Heart failure with preserved ejection fraction is attributed to diastolic dysfunction, which ranges from discrete failure of myocardial relaxation to significant anatomical limitations of the size of the systemic ventricle.18 The prominent characteristic of diastolic incompetence of the systemic ventricle is a dilated left atrium independent of a pre-existing atrioventricular concordance or discordance. Advanced ageing hearts acquire commonly a diastolic dysfunction with preserved LV-EF.19 LV RCM leads to an impaired ventricular filling, which underlines the importance of the systolic to diastolic duration ratio.20 Patients with LV RCM, but morphologically not affected RV, remain clinically stable at rest despite excessive PH values.21 Thus risk stratification and the decision to list a patient for HTx become problematic and need to be assessed on an individual basis.22 Medical therapy options are limited (mostly to diuretics) and do not improve outcome. Of the presently used treatment options so far, only the mineralocorticoid receptor blocker, spironolactone, showed a moderate, but significant improvement of heart failure with preserved EF.23 On the contrary, several transcatheter or surgical interventional hybrid strategies might be an additional option in severe diseased diastolic dysfunctional left hearts, independent if these are caused by LV-RCM, BLV or congenital left-heart defects like a Shone complex. Based on our experiences with neonates born with a hypoplastic left-heart complex,24 the use of fenestration in the Fontan circulation and the effects of a restrictive left-to-right shunt in patients with RCM and DCM, we hypothesise that a defined interatrial communication might improve congestive symptoms and reduce the incidence of atrial tachyarrhythmia (eg, atrial fibrillation) in these settings. Such a restricted atrial septum defect with an age-dependent width between 4 and 10 mm can be created by a transcatheter atrioseptostomy followed by passive gradual ballooning or by placement of a slightly diabolo-shaped stent (figure 3). In future, several ‘diastolic devices’ with a predefined hole will become available. These should prevent re-occlusion and allow left-heart interventions, if necessary. These measures of a restrictive, left-to-right shunt are able to reduce the degree of left atrial hypertension. Left atrial decompression improves the atrioventricular interaction and global haemodynamic function; by reducing left atrium pressure and enlargement may be the incidence of atrial fibrillation is influenced, too. In addition, secondary PH should be reduced by direct impact on the pulmonary congestion.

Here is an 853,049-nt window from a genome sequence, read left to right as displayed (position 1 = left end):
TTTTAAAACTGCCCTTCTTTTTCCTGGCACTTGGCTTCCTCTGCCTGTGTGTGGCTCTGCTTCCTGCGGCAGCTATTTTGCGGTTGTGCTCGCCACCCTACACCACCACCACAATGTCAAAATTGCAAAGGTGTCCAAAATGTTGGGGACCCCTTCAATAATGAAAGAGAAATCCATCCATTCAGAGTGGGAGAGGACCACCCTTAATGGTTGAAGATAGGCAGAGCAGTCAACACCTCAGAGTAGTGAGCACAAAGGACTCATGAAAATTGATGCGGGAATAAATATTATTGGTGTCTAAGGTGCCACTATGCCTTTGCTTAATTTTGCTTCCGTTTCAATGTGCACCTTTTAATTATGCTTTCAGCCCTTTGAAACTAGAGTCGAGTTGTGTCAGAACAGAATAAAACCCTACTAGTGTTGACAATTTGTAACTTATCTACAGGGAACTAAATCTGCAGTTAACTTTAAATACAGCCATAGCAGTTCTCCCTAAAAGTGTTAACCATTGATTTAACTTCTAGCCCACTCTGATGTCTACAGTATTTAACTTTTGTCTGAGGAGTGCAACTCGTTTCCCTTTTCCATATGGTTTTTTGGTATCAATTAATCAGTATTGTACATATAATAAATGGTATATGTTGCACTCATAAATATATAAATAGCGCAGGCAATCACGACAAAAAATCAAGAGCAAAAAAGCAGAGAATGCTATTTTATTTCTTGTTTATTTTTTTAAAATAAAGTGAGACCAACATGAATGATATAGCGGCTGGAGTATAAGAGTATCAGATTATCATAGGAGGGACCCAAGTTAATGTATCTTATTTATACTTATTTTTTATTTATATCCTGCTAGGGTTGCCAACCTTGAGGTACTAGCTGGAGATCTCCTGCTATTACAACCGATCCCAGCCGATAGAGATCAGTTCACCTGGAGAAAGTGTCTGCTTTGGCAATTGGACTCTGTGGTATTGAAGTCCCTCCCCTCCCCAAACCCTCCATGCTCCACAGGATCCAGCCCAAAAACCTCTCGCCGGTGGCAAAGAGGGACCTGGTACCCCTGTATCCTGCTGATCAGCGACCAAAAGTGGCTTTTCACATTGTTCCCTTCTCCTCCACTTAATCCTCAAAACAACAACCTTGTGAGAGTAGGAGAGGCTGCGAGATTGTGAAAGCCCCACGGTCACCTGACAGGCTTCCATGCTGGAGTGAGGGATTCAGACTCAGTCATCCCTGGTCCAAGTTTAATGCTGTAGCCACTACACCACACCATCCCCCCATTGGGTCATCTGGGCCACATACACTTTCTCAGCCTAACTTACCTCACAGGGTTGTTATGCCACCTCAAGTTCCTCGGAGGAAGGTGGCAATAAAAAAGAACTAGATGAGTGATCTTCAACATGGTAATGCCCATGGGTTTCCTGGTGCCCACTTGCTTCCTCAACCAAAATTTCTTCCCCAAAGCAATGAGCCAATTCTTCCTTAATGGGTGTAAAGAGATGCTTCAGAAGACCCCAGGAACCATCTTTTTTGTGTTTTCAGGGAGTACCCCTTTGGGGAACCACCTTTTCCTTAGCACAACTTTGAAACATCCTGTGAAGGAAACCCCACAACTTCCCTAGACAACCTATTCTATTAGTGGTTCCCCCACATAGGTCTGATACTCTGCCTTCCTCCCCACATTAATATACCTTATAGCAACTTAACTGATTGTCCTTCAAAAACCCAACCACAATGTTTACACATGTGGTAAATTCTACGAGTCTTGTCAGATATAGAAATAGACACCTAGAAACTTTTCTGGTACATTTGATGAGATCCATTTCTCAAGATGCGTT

Figure 3